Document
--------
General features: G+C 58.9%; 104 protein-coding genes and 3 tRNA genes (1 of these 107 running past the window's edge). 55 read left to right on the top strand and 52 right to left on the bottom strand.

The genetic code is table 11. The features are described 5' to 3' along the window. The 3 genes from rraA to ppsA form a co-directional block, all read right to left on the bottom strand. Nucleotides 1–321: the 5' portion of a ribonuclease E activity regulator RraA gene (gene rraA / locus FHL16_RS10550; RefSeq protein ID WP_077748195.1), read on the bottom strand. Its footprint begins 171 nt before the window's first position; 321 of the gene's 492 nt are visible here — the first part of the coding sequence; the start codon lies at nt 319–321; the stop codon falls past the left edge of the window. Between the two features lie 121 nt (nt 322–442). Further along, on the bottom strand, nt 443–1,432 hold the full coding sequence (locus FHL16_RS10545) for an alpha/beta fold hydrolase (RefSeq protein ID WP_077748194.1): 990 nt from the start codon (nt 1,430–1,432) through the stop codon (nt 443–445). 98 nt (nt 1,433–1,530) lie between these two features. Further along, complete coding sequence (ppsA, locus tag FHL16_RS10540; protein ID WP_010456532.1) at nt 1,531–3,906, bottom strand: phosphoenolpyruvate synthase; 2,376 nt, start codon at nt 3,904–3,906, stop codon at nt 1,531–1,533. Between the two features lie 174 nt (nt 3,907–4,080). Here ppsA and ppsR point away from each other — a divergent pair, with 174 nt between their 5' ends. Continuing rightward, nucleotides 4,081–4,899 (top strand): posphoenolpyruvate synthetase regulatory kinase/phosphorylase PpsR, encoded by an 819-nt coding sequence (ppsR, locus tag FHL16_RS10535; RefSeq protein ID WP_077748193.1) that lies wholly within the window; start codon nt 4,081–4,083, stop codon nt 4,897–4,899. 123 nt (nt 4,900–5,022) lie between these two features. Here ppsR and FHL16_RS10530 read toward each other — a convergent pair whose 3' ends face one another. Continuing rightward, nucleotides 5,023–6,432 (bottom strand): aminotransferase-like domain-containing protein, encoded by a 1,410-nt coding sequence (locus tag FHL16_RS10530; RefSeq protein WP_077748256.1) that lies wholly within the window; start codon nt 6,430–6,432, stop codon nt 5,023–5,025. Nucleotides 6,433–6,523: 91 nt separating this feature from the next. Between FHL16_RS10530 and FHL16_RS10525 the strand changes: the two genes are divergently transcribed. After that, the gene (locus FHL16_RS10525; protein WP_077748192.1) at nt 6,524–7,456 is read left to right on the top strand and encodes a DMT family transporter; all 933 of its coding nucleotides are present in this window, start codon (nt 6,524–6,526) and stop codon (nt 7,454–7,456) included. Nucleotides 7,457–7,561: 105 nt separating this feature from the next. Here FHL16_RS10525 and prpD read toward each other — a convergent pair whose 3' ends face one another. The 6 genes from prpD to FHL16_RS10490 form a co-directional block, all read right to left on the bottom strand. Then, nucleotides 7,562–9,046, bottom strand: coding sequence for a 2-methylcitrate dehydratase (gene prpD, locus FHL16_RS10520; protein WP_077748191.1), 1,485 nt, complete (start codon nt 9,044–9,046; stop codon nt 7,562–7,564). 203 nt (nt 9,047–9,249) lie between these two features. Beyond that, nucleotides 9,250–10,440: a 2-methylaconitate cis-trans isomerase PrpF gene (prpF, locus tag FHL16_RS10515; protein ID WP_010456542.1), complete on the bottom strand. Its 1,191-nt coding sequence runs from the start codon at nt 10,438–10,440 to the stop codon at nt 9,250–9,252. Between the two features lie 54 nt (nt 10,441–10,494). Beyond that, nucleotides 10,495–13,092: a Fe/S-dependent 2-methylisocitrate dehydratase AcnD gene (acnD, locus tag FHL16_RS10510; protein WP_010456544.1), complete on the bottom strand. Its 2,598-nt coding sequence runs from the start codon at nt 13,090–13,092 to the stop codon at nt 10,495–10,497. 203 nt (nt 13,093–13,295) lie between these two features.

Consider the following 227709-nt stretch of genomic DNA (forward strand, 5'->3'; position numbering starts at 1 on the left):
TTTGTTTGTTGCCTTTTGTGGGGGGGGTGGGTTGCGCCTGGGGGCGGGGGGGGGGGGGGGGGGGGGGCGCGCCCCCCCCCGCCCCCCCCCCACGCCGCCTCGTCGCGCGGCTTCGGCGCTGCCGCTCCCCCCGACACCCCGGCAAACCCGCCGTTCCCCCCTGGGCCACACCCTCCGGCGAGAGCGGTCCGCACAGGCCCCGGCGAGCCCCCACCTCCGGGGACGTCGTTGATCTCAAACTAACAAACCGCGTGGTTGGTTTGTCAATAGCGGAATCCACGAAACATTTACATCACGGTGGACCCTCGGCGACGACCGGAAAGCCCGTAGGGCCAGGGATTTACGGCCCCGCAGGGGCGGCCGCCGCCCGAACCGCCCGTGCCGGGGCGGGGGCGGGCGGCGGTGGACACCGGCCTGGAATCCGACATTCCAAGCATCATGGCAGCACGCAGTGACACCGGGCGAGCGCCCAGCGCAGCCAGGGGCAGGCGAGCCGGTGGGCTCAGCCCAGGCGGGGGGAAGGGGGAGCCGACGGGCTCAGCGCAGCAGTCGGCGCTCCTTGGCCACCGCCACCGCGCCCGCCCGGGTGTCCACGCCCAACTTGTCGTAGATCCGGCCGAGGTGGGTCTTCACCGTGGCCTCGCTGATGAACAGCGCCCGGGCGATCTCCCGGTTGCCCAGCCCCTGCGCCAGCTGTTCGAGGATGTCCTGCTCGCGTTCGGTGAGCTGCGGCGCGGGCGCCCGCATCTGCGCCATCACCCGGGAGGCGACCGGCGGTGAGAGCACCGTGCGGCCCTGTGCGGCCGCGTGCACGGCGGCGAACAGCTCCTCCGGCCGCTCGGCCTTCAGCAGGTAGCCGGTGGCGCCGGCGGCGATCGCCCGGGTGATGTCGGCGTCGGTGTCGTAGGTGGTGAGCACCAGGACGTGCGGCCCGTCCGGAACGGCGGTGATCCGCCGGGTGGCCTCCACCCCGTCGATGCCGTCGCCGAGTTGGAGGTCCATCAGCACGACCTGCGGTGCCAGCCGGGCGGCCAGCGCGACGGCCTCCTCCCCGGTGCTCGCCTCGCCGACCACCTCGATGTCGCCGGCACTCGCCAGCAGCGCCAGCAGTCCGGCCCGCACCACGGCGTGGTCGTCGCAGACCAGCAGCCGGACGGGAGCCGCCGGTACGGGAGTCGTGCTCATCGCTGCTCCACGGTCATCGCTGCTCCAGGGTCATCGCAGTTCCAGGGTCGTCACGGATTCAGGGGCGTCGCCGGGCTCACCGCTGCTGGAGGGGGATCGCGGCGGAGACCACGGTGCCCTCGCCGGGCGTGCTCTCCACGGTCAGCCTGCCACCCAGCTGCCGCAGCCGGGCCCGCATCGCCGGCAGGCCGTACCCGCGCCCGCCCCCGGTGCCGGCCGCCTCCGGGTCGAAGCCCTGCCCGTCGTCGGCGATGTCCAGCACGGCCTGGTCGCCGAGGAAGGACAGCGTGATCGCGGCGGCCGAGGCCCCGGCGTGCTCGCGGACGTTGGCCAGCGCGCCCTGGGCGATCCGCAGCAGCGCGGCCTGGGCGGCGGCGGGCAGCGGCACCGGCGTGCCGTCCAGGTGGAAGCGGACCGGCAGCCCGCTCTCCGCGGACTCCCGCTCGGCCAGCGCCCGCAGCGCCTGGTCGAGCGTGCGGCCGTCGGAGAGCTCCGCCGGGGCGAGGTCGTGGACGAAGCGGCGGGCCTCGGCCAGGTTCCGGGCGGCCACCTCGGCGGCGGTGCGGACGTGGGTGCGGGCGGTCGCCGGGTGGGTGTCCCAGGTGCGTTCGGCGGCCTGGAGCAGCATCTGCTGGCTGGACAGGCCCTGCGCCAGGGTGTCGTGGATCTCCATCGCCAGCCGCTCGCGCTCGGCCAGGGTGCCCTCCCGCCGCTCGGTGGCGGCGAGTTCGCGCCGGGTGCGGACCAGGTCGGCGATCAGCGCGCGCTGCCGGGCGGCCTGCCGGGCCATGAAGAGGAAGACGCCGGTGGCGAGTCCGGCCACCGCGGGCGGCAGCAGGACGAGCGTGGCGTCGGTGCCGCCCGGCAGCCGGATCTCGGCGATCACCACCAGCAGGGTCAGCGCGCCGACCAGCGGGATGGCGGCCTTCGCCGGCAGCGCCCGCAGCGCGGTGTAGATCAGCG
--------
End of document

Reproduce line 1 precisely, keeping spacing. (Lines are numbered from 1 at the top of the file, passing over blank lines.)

General features: G+C 58.9%; 104 protein-coding genes and 3 tRNA genes (1 of these 107 running past the window's edge). 55 read left to right on the top strand and 52 right to left on the bottom strand.